North Korea remains unpredictable, dangerous

Dale R. Herspring

By A Contributor

The United States faces a number of seemingly insolvable international problems.  Iran and the Middle East immediately come to mind.  We could easily find ourselves at war with a theocracy living largely in the 12th or 13 century — with the exception of its weapons, especially if it gets nuclear weapons.

North Korea also presents a major military threat. It has shown it has nuclear weapons, and it either has or shortly will test missiles with nuclear warheads. 

To its credit, the Obama administration, and particularly Secretary of State Hillary Clinton, have refused to accept failure.  She was certain that careful, albeit tough negotiations with Pyongyang could turn matters around.  After considerable patience and work, Washington succeeded in getting North Korea to agree to a moratorium on nuclear testing and work at the Yongbyon nuclear facility. North Korea also agreed to admit International Atomic Energy Agency nuclear inspectors. The quid pro quo was Washington’s agreement to provide the starving country with 240,000 tons of food aid and certain other items of importance.

Just as my former colleagues were congratulating themselves for getting the North Korean leadership to agree to cap its nuclear missile program, Pyongyang announced that it would be firing an intercontinental missile (ICBM) in April on the 100th anniversary of the birth of Kim Il-Sung, the country’s founder and in the eyes of most of the population a man of saintly and super-human capabilities. The announcement came as a shock to the Obama administration, and to his credit, President Obama took a hard line.

Obama made it clear that he did not accept the North Korean fable about this being a “peaceful” test, one that had nothing to do with the weapons programs.  As the North Koreans put it, “the satellite launch is for peaceful purposes , which is a legitimate right of a sovereign state and requirement for economic development.” One could easily replace scientific equipment with an atomic warhead.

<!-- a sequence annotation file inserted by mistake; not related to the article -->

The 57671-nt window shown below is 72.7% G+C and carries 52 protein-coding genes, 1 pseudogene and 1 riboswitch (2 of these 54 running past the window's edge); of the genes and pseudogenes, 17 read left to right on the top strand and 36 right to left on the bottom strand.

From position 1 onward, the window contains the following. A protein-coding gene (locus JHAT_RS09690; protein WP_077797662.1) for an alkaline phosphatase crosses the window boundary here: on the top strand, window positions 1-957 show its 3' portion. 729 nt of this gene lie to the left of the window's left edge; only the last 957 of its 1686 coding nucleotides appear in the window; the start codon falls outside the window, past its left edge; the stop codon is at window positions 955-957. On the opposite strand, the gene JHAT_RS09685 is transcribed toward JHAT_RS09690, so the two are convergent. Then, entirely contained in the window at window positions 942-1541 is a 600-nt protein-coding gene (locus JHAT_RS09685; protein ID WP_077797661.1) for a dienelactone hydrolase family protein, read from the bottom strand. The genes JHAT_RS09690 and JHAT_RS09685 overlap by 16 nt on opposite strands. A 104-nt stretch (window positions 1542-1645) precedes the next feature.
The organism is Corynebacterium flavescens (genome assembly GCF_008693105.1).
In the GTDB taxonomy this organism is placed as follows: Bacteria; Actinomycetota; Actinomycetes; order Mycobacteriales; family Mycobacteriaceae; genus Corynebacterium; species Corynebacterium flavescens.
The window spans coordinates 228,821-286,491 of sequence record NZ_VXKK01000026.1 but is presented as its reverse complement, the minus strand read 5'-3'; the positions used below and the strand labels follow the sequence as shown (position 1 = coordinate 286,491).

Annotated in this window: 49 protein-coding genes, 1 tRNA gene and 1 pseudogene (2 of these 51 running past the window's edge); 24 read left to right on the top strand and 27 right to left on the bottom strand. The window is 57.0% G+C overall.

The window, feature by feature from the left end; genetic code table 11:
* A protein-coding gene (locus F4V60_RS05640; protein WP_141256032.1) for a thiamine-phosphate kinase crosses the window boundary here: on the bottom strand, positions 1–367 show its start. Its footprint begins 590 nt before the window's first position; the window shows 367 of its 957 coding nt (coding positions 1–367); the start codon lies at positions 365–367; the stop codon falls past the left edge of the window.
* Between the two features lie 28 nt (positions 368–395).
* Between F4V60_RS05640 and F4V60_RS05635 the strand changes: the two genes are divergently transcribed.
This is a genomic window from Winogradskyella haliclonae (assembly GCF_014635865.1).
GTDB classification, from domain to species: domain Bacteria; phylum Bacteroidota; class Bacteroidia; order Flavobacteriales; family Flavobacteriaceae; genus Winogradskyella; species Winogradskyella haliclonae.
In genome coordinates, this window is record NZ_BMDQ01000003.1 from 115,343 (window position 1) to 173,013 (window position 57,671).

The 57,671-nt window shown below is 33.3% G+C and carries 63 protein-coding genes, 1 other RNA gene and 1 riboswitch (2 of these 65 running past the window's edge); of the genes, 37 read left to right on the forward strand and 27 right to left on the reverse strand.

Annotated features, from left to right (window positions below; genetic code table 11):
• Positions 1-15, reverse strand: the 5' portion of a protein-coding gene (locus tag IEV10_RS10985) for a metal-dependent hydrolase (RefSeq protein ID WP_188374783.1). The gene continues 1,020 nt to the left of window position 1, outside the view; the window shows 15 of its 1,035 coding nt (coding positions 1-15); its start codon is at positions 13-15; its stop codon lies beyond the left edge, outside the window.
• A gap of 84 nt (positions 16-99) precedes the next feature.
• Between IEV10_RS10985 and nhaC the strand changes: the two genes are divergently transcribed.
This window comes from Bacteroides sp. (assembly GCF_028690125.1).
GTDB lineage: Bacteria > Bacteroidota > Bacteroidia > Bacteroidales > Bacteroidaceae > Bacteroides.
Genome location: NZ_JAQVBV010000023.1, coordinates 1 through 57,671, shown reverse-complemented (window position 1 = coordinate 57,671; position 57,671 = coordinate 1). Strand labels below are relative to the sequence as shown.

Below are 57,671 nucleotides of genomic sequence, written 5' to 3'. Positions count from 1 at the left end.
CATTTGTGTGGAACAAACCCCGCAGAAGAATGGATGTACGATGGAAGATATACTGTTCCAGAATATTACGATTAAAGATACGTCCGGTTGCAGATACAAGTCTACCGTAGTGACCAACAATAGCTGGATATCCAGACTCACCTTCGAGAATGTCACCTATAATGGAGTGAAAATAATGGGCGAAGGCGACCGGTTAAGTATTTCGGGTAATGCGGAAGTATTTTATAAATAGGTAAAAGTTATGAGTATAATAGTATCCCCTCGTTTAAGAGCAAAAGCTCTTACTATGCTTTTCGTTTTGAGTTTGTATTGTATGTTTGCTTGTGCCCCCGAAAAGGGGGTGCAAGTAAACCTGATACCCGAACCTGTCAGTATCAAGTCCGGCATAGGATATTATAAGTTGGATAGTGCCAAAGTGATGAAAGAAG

Obama was in South Korea at a summit on security issues when this occurred, and said, “North Korea will achieve nothing by threats or provocations.”  Indeed, after visiting the heavily guarded Demilitarized Zone and its intensely patrolled no-man’s land between the North and the South, Obama said, “It’s like you’re in a time warp. It’s like you’re looking across 50 years into a country that has dismissed 40 years or 50 years of progress.”

Lest North Korea have any doubts, Obama made it clear that the launch was a deal killer.  “Bad behavior will not be rewarded,” he said, adding, “There has been a pattern, I think for decades in which North Korea thought if they had acted provocatively, then somehow they would be bribed into ceasing and desisting acting provo-catively.”

Why would a political elite reigning over a starving citizenry do something that cost them 240,000 tons of food? If I could answer that question, at least five countries (the other members of the Six-Party Talks)  would make me a diplomatic hero. Indeed,  many observers who claim that the Chinese understand the North Koreans are wrong.  The Chinese are stuck with North Korea.  They have no alternative but to prop the regime up. Otherwise the country would collapse and hundreds of thousands of hungry people would make their way to China.  This is why Beijing has argued that the outside world should move slowly in dealing with this last relic of the Cold War.

Another factor behind North Korea’s behavior is its isolation.  There is virtually no access to foreign information, whether written or broadcast.  Furthermore Pyongyang not only carries the Confucian ethic of obedience to an extreme, but it is uncertain if the leadership really understands the outside world. What if the bureaucracy only tells the leader what he wants to hear?

As for the missile launch, I doubt Kim Jong-un will ever fully give up the atomic program. As an internationally isolated dictator, he has no reason to do so. Furthermore, given the religious fervor with which the three Kims are treated, the grandfather, the father and now Kim Jon Un, there is little chance the North Koreans will decide not to fire the missile when they said they would.  In North Korea today, failure to go through with the launch would be considered sacrilegious.

I applaud the Obama administration for reacting with the speed and strength that it did.  Now, if we could just get it to react similarly with Iran.

Dale R. Herspring, a University Distinguished Professor and a member of the Council on Foreign Relations, and a retired U.S. diplomat and Navy captain.









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